The Georgia Straight - - Front Page -

Stigma is de­fined as a mark of dis­grace. De­spite ad­vances in treat­ment that can make HIV vir­tu­ally un­de­tectable in hu­mans, clients of Van­cou­ver’s Dr. Peter Cen­tre—which pro­vides inclusive, com­pas­sion­ate care for those liv­ing with Hiv—still face per­sis­tent and on­go­ing stig­mas that af­fect them al­most ev­ery mo­ment of their lives. And it’s not only due to their HIV sta­tus: many of the cen­tre’s clients live with mul­ti­ple and in­ter­sect­ing stig­mas, such as cul­tural back­ground, men­tal ill­ness, ad­dic­tion, and his­tory of trauma.

In 2017, Casey House—a Toron­to­based pro­gram that serves a clien­tele sim­i­lar to that of the Dr. Peter Cen­tre— launched a pop-up restau­rant. This ini­tia­tive was in re­sponse to a study that found that only 50 per­cent of Cana­di­ans would eat a meal pre­pared by an Hiv­pos­i­tive per­son. When Casey House learned about this deep-seated stigma, it re­sponded by or­ga­niz­ing June’s HIV+ Eatery, which only em­ployed chefs who were Hiv-pos­i­tive.

Be­sides rais­ing funds, the goal was to ad­dress peo­ple’s fears re­lat­ing to HIV and to pro­vide in­for­ma­tion about ways in which HIV is and isn’t trans­mit­ted. Food is al­ways a pow­er­ful way to con­nect—and a pow­er­ful equal­izer. We know this to be true be­cause ev­ery day clients come to the cen­tre for healthy meals and con­ver­sa­tion. We serve 80,000 meals each year, but the con­ver­sa­tions are in­nu­mer­able.

As an­other way to bring peo­ple to­gether around a shared meal, the Dr. Peter Cen­tre is tak­ing part in the Van­cou­ver Foun­da­tion’s On the Ta­ble ini­tia­tive, which aims to cre­ate a sense of wel­come and be­long­ing by spark­ing con­ver­sa­tion over food. Our topic of con­ver­sa­tion is stigma and the event will take place as part of our an­nual gen­eral meet­ing. Board mem­bers, clients, staff, and sup­port­ers will come to­gether around a shared ta­ble for a fam­ily-style meal where we will dis­cuss the stig­mas we all face and gain a bet­ter un­der­stand­ing of how they af­fect us as in­di­vid­u­als and as a com­mu­nity.

Stigma isn’t al­ways vis­i­ble, but it is traumatic and af­fects us in our work, fam­i­lies, and re­la­tion­ships. It stands in the way of us lead­ing rich and ful­fill­ing lives. It can sit like a stone in the bot­tom of our stom­ach, lay heavy on our chests, and rat­tle around in our minds.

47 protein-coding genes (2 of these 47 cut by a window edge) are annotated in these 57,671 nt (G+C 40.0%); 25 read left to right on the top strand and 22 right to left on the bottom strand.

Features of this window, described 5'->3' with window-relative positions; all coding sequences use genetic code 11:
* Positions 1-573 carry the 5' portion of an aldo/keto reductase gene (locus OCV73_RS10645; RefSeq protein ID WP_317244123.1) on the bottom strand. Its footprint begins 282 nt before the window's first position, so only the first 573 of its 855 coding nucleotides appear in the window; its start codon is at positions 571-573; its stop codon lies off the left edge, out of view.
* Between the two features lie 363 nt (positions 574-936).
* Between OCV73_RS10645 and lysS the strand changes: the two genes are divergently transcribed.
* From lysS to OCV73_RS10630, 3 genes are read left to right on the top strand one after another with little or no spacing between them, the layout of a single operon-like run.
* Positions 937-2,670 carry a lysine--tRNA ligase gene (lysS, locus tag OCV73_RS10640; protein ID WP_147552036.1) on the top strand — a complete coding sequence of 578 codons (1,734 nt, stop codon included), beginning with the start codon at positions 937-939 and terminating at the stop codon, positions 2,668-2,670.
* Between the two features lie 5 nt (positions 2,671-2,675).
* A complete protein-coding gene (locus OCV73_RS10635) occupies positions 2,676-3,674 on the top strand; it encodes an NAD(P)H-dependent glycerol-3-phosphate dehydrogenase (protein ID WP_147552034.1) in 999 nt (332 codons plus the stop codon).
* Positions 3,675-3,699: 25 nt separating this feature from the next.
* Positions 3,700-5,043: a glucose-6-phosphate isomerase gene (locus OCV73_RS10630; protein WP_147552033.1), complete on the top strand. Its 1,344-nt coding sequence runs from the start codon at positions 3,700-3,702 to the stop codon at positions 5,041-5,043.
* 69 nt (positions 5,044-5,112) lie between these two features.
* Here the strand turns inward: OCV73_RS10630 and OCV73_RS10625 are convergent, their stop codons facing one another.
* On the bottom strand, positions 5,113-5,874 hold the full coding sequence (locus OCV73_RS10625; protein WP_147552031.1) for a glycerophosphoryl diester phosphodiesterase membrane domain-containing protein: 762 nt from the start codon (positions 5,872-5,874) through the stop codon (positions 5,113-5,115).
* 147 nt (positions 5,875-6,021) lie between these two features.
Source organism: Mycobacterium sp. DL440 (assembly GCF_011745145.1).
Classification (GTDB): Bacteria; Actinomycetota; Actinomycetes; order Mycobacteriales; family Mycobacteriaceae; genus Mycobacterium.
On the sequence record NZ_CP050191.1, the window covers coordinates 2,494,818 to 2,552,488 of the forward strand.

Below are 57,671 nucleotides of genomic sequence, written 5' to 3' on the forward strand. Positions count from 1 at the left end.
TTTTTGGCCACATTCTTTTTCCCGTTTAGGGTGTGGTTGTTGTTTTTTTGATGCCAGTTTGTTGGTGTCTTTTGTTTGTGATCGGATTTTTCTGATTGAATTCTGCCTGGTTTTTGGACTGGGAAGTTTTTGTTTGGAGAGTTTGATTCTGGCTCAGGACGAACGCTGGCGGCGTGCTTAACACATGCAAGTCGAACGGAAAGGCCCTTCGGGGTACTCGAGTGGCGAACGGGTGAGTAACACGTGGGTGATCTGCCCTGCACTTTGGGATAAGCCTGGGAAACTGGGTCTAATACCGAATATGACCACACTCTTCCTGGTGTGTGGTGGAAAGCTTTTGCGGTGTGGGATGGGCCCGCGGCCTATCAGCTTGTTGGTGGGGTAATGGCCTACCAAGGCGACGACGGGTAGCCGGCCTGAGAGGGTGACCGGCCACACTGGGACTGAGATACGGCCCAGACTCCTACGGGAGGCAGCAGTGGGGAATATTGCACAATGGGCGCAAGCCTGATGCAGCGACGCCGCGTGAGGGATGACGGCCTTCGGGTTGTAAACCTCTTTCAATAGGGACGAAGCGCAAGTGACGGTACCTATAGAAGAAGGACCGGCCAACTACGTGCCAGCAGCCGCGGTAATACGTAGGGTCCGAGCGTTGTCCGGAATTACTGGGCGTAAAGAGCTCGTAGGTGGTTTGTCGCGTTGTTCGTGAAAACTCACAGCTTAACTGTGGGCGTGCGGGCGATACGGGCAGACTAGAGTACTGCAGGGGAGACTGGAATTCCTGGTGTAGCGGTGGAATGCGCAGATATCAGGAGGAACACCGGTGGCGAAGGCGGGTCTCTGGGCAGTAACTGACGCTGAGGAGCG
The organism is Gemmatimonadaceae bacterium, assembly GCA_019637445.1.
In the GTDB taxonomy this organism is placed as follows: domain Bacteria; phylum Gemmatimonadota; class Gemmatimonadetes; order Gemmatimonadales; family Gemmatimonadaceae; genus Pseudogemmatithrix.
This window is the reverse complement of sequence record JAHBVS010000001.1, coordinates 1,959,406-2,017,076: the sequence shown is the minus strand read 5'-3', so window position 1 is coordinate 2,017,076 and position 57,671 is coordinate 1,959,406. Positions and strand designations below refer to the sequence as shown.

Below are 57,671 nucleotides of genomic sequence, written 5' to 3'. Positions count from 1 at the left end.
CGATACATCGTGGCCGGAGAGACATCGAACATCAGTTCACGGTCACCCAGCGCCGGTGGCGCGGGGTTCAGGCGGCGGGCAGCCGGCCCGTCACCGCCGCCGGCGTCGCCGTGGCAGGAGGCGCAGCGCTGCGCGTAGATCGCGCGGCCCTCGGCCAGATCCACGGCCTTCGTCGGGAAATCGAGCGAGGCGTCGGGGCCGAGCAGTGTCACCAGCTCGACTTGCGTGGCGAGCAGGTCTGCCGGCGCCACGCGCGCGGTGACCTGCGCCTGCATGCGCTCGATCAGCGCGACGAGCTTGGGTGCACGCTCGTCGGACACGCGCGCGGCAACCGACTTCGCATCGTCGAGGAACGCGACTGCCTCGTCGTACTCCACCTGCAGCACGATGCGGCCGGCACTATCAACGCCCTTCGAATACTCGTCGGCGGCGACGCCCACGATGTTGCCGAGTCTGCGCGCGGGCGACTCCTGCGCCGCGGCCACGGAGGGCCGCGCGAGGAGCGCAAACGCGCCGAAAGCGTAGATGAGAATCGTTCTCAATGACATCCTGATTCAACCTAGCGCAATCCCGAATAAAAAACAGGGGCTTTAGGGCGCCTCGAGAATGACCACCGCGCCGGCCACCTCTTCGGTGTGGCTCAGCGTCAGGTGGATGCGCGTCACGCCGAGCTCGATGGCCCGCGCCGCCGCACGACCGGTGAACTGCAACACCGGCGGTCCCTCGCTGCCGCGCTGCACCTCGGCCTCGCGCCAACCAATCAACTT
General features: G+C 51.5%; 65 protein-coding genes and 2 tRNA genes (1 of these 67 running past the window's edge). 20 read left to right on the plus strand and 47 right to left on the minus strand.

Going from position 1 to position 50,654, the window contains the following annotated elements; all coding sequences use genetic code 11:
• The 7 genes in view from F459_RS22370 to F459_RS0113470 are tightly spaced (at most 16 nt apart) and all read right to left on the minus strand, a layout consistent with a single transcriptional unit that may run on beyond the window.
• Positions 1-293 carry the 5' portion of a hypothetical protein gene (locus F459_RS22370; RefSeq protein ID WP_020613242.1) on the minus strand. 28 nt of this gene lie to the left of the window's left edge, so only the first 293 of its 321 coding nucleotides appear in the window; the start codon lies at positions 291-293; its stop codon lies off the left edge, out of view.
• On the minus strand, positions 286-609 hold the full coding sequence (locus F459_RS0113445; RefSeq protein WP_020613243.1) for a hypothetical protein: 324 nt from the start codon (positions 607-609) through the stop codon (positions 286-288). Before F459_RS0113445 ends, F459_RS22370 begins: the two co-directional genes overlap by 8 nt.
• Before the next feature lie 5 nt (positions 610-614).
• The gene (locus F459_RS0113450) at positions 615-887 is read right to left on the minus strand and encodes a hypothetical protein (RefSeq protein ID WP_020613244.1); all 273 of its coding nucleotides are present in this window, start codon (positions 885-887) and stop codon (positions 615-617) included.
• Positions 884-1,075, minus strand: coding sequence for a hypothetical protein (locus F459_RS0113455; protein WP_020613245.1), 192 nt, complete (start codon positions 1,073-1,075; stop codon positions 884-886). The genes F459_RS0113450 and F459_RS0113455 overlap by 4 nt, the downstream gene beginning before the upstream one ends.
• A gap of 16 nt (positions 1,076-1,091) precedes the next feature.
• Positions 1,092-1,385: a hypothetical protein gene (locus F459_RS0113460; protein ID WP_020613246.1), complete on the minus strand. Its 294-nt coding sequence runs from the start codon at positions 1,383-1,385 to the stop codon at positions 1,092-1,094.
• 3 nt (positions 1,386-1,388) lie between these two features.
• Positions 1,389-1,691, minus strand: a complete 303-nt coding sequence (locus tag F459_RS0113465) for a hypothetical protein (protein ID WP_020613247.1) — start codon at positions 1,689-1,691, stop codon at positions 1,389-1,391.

The peo­ple who use the Dr. Peter Cen­tre are more than their HIV di­ag­noses, more than the stig­mas that af­fect them, but, like a shadow, stigma fol­lows them as they go about their day. Stigma can be hard to talk about: with deep roots steeped in shame and dis­crim­i­na­tion, it feels like no one will un­der­stand or that it is sim­ply off-lim­its for con­ver­sa­tion. Some­times it can seem like if the stigma is just ig­nored, it will qui­etly go away.

It doesn’t. Stigma does not eas­ily go away. And I know this first­hand, as some­one who has dealt with sig­nif­i­cant stigma my whole life—of be­ing a gay man and a re­cov­er­ing drug ad­dict and al­co­holic. Fear of be­ing re­jected, os­tra­cized, and “dif­fer­ent” has dra­mat­i­cally af­fected my world­view and set me on a path to over­come the stigma that is both so­ci­etal and self-im­posed.

The On the Ta­ble con­ver­sa­tion will pro­vide the space and op­por­tu­nity to dis­cuss stigma in an open, com­pas­sion­ate space. By rais­ing our shared un­der­stand­ing of the im­pacts of stigma, we will be stronger as an or­ga­ni­za­tion, stronger as a com­mu­nity.

Be­cause the only thing that can make shad­ows dis­ap­pear is shin­ing a light.

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